Fury at bill to ban hunting

By Rebecca SheppardTHERE was fury and defiance from countryside campaigners from East Anglia last night as a ban on hunting drew a step closer.They claimed the controversial bill would end a rural way of life steeped in tradition and wipe out an industry, while having no effect on the welfare of foxes.

By Rebecca Sheppard

THERE was fury and defiance from countryside campaigners from East Anglia last night as a ban on hunting drew a step closer.

They claimed the controversial bill would end a rural way of life steeped in tradition and wipe out an industry, while having no effect on the welfare of foxes.

Liz Mort, regional spokeswoman for the Countryside Alliance, was among thousands of people who descended on Parliament Square yesterday to protest against the bill.


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“I do not believe it will be banned in the end. Everybody is utterly furious and angry because it is so unnecessary. It should not be happening. They are using rural people as a political football,” she said.

“What this is not is a fox protection act. More foxes would be killed than there are at the moment. There are four different legal ways of killing foxes.

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“This has nothing to do with animal welfare - it is purely the Government having a go at rural people saying that we do not matter.”

Mrs Mort said people would continue hunting, even if there were a ban, as it would be an “unjust law”.

She added: “What we have said is that we will all go hunting on the same day and then line up outside a police station and say 'What are you going to do with us?' to demonstrate how unenforceable it is.”

The Countryside Alliance has estimated that hunting is worth £250million a year to the rural economy and that 15,000 people's jobs and income would be affected by a ban.

Mrs Mort said: “A whole industry would be wiped out if a hunting ban comes into force. It would just be enormous.”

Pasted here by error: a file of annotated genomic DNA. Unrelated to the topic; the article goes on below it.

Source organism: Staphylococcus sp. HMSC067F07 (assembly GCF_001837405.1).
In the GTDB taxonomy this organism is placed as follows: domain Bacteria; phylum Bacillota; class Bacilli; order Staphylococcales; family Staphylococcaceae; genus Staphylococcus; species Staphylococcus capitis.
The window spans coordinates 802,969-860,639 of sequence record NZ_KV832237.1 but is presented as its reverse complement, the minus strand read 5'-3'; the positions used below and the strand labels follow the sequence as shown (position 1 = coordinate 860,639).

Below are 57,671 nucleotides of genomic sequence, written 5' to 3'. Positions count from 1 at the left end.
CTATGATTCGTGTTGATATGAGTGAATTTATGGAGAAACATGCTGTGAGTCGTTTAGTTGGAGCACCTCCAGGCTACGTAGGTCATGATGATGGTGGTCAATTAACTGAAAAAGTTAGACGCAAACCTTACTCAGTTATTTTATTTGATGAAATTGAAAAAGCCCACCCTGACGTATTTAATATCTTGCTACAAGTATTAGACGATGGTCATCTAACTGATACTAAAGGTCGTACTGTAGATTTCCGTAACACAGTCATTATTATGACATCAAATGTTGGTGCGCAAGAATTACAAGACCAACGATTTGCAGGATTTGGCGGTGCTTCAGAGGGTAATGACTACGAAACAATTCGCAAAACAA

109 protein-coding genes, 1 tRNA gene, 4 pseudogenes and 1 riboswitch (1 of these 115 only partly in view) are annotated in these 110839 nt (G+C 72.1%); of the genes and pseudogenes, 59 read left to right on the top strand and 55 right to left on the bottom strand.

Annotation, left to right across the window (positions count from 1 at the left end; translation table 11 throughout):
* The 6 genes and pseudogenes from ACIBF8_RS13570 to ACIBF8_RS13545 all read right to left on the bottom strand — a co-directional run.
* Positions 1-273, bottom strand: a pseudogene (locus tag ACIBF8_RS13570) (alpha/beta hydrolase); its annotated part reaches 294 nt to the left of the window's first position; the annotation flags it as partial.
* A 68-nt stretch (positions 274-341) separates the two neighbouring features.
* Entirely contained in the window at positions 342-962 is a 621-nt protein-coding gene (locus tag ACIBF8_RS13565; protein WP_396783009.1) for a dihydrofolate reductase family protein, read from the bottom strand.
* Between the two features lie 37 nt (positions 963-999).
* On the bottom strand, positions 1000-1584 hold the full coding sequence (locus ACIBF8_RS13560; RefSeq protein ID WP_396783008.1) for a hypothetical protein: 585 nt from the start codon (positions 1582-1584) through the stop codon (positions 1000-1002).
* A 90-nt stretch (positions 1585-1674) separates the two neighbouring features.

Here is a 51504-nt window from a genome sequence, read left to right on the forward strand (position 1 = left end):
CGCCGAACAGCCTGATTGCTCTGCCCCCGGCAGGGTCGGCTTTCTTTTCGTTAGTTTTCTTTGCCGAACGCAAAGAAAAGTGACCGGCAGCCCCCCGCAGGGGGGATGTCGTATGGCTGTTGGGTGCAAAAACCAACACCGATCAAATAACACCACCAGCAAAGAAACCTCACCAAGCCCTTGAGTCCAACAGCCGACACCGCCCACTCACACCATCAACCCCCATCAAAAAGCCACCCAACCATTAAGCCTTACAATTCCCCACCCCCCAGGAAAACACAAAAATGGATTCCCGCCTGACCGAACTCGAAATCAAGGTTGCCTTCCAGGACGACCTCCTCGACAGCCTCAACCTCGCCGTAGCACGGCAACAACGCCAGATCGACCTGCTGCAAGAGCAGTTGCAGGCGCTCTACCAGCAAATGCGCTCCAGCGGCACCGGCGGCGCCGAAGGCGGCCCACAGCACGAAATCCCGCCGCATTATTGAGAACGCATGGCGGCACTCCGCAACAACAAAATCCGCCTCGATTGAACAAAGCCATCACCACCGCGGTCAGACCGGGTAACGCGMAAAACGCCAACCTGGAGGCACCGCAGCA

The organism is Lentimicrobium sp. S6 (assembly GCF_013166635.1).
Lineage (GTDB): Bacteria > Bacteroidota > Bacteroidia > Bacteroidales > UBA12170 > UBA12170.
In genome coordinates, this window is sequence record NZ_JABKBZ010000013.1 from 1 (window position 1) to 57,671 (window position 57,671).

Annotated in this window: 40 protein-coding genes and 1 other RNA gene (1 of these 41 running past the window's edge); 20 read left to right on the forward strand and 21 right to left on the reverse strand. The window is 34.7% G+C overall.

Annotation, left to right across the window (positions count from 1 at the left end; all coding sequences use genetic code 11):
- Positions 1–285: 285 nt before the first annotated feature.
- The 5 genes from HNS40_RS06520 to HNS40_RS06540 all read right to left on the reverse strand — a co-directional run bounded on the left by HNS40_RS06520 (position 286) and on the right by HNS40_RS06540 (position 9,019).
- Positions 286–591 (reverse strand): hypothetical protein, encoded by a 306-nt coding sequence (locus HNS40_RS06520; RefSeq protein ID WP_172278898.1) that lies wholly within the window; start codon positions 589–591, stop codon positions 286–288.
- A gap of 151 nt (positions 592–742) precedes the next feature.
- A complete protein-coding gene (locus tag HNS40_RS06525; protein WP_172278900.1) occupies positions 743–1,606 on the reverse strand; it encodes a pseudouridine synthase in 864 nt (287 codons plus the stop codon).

James Buckle, master of the Essex and Suffolk foxhounds, said he was amazed that the bill was a priority of the Government.

“I think this casts the whole legislative programme into disrepute. After a ban most people intend to carry on absolutely as before - it will not be privately but in public, as we have never been embarrassed of what we are doing,” he added.

Teresa Craggs, from the Waveney Harriers, said a ban would destroy the core of the countryside.

She added: “The feeling is very strong that our liberties are being curbed. We are being told how we may pursue our life when we are not working.

“It will be a huge blow to democracy and will not do one iota for the benefit of the animals.

“I would disobey that particular law if the hunting ban is brought in. There are a lot of people in the hunt that feel the same way and are prepared to go to prison.”

Roger Clark, a farrier based in Stoke-by-Nayland, said there would be far-reaching effects to a ban of hunting with dogs.

“We are quite reliant on the hunting fraternity at this time of the year for our daily bread,” he added.

With a hunting ban putting a financial strain on them, he and other farriers would be unable to train apprentices for the usual four years, putting the tradition in jeopardy, warned Mr Clark.

“I find it absolutely unbelievable. I am a farrier and I have been master of a fox hunt. I can't believe so much parliamentary time can be taken up with something so trivial,” he said.

Lawrie Payne, regional spokesman for the League Against Cruel Sports, said it had been campaigning for eight decades for the ban.

“We are extremely excited that our main aims are going to be achieved. However we are frustrated about the two-year gap between the bill going through and the ban taking effect,” he added.

“It is strange to us that Parliament can decide that hunting is cruel and then allow cruelty to carry on for two years.”

Mr Payne said the organisation would also put pressure on the police to ensure people who flouted the ban would be brought to book.

John Rolls, the RSPCA's director of animal welfare promotion, added: “Hunting has no place in modern Britain and, with the reintroduction of the Hunting Bill, the game is finally up for the Countryside Alliance.

“The hunts should now accept the inevitable and look to the future welfare of their hounds, by halting breeding programmes, converting to drag-hunting or rehoming their animals.”

rebecca.sheppard@eadt.co.uk

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